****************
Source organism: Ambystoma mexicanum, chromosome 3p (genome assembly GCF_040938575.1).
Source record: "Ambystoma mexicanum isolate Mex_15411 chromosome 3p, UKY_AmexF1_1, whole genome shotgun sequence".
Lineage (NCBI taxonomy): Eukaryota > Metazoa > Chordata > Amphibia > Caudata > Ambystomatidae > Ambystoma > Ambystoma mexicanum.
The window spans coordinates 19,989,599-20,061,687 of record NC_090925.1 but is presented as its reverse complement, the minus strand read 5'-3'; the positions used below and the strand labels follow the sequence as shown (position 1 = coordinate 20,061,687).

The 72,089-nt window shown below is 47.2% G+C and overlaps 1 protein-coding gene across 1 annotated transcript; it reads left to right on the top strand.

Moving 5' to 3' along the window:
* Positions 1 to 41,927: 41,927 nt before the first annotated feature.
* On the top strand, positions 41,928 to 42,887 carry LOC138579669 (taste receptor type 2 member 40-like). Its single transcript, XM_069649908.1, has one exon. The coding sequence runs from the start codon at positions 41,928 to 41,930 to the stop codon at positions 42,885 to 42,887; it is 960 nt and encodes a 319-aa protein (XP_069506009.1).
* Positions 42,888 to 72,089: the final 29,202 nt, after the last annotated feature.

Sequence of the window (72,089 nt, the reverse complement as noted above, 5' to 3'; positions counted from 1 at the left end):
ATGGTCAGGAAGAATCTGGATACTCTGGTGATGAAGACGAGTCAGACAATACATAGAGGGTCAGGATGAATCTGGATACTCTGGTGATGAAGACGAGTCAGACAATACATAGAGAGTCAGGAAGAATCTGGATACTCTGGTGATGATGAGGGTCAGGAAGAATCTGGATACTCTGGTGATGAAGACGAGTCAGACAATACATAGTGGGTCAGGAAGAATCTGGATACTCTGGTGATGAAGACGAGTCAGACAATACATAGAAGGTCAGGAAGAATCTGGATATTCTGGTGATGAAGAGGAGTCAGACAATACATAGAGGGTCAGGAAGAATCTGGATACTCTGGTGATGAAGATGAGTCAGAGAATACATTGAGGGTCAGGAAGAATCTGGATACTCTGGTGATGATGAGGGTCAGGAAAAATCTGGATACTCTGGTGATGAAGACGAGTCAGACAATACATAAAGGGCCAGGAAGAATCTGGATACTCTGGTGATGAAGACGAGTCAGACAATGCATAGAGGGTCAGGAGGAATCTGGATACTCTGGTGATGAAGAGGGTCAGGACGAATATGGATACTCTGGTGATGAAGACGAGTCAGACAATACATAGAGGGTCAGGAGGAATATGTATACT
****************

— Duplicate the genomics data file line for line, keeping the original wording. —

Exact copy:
Source organism: Ambystoma mexicanum, chromosome 3p (genome assembly GCF_040938575.1).
Source record: "Ambystoma mexicanum isolate Mex_15411 chromosome 3p, UKY_AmexF1_1, whole genome shotgun sequence".
Lineage (NCBI taxonomy): Eukaryota > Metazoa > Chordata > Amphibia > Caudata > Ambystomatidae > Ambystoma > Ambystoma mexicanum.
The window spans coordinates 19,989,599-20,061,687 of record NC_090925.1 but is presented as its reverse complement, the minus strand read 5'-3'; the positions used below and the strand labels follow the sequence as shown (position 1 = coordinate 20,061,687).

The 72,089-nt window shown below is 47.2% G+C and overlaps 1 protein-coding gene across 1 annotated transcript; it reads left to right on the top strand.

Moving 5' to 3' along the window:
* Positions 1 to 41,927: 41,927 nt before the first annotated feature.
* On the top strand, positions 41,928 to 42,887 carry LOC138579669 (taste receptor type 2 member 40-like). Its single transcript, XM_069649908.1, has one exon. The coding sequence runs from the start codon at positions 41,928 to 41,930 to the stop codon at positions 42,885 to 42,887; it is 960 nt and encodes a 319-aa protein (XP_069506009.1).
* Positions 42,888 to 72,089: the final 29,202 nt, after the last annotated feature.

Sequence of the window (72,089 nt, the reverse complement as noted above, 5' to 3'; positions counted from 1 at the left end):
ATGGTCAGGAAGAATCTGGATACTCTGGTGATGAAGACGAGTCAGACAATACATAGAGGGTCAGGATGAATCTGGATACTCTGGTGATGAAGACGAGTCAGACAATACATAGAGAGTCAGGAAGAATCTGGATACTCTGGTGATGATGAGGGTCAGGAAGAATCTGGATACTCTGGTGATGAAGACGAGTCAGACAATACATAGTGGGTCAGGAAGAATCTGGATACTCTGGTGATGAAGACGAGTCAGACAATACATAGAAGGTCAGGAAGAATCTGGATATTCTGGTGATGAAGAGGAGTCAGACAATACATAGAGGGTCAGGAAGAATCTGGATACTCTGGTGATGAAGATGAGTCAGAGAATACATTGAGGGTCAGGAAGAATCTGGATACTCTGGTGATGATGAGGGTCAGGAAAAATCTGGATACTCTGGTGATGAAGACGAGTCAGACAATACATAAAGGGCCAGGAAGAATCTGGATACTCTGGTGATGAAGACGAGTCAGACAATGCATAGAGGGTCAGGAGGAATCTGGATACTCTGGTGATGAAGAGGGTCAGGACGAATATGGATACTCTGGTGATGAAGACGAGTCAGACAATACATAGAGGGTCAGGAGGAATATGTATACT